Ashcroft to Launch Patriot Act Tour

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Attorney General John Ashcroft (search) is so adamant about the need for the USA Patriot Act (search) that he will soon kick off an 18-city, four-week nationwide tour to explain the law to the American people.

Congress overwhelmingly passed the Patriot Act in the weeks following the Sept. 11, 2001, terror attacks. The Senate voted 98-1, the House 357-66. The new measures give law enforcement enhanced tools to fight the war against terrorism.

"The Patriot Act was a long overdue measure to close gaping holes in the government's ability, responsibility to collect vital intelligence information on criminal terrorists. It updated the law to accommodate modern technology such as cell phones and the Internet," Ashcroft said in a recent congressional hearing.

But some Americans and civil liberties groups say the law goes too far in curbing personal rights.

"We firmly reject the idea that the way to be safer from terrorism is to trade civil liberties," said Timothy Edgar of the American Civil Liberties Union (search). "We believe instead that the government needs to more effectively use the powers that it already had on Sept. 10."

Edgar said the new powers allow law enforcement to wiretap people and detain people while personal records are sought. Among those records are library checkouts, bookstore purchases, medical records and an array of other sensitive information.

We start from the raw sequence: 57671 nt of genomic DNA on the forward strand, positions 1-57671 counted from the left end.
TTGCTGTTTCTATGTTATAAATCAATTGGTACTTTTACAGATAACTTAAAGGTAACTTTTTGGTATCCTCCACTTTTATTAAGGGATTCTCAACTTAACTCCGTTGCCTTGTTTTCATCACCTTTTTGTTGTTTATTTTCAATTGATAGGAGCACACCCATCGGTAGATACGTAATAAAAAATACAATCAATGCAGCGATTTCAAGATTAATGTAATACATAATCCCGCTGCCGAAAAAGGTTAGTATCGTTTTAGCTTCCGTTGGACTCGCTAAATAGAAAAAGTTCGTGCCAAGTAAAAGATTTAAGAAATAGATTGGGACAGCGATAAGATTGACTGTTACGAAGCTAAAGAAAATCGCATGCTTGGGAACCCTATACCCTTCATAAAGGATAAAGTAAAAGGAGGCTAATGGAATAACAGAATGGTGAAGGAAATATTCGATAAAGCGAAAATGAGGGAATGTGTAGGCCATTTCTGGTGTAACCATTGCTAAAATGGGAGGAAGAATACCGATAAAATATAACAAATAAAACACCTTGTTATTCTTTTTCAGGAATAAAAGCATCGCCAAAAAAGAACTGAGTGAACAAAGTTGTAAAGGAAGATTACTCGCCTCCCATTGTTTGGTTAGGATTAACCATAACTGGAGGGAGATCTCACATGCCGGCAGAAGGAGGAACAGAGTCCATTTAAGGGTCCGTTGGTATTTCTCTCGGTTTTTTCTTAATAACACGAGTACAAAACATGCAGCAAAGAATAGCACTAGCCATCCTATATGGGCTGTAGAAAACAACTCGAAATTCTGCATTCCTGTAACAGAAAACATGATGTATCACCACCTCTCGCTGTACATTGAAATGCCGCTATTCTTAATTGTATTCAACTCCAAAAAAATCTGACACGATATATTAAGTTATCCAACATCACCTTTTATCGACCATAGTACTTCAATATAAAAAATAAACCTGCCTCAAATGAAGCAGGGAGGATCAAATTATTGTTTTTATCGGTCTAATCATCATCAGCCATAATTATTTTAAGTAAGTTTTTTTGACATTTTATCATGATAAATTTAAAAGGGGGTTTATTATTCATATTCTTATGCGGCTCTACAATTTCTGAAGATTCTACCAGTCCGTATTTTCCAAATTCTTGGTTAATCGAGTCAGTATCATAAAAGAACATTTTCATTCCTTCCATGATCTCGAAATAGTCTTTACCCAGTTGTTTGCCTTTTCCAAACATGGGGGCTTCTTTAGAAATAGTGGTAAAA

According to a Fox News-Opinion Dynamics poll, 55 percent of Americans said they support the Patriot Act. But the ACLU is among a group of organizations that is filing lawsuits designed to chip away at portions of the act.

They are particularly concerned about what they call "sneak and peek" searches, or what the Justice Department prefers to call "a search with delayed notification" to the person whose property is being searched.

"The government can go into your home and search your home without notifying you," Edgar said. "Our Constitution requires you to get a warrant with probable cause to search someone's home or property or belongings."

In fact, the sneak and peek rules have been around for more than two decades. Ashcroft said law enforcement uses the measure on a limited basis, and it was redesigned in the Patriot Act to be used to infiltrate potential terrorist groups.

"Delayed notification is always done under the supervision of a federal judge," Ashcroft added.

Buried within a Justice Department appropriations bill that recently passed the Republican-controlled House is language that would end such searches. The Senate has not acted on the measure.

Ashcroft predicted that Congress will continue to support the Patriot Act. He said the nationwide publicity tour is designed to convince the American people that the war against terrorism is not over and neither is the need for the act's provisions.

Fox News' Brian Wilson contributed to this report.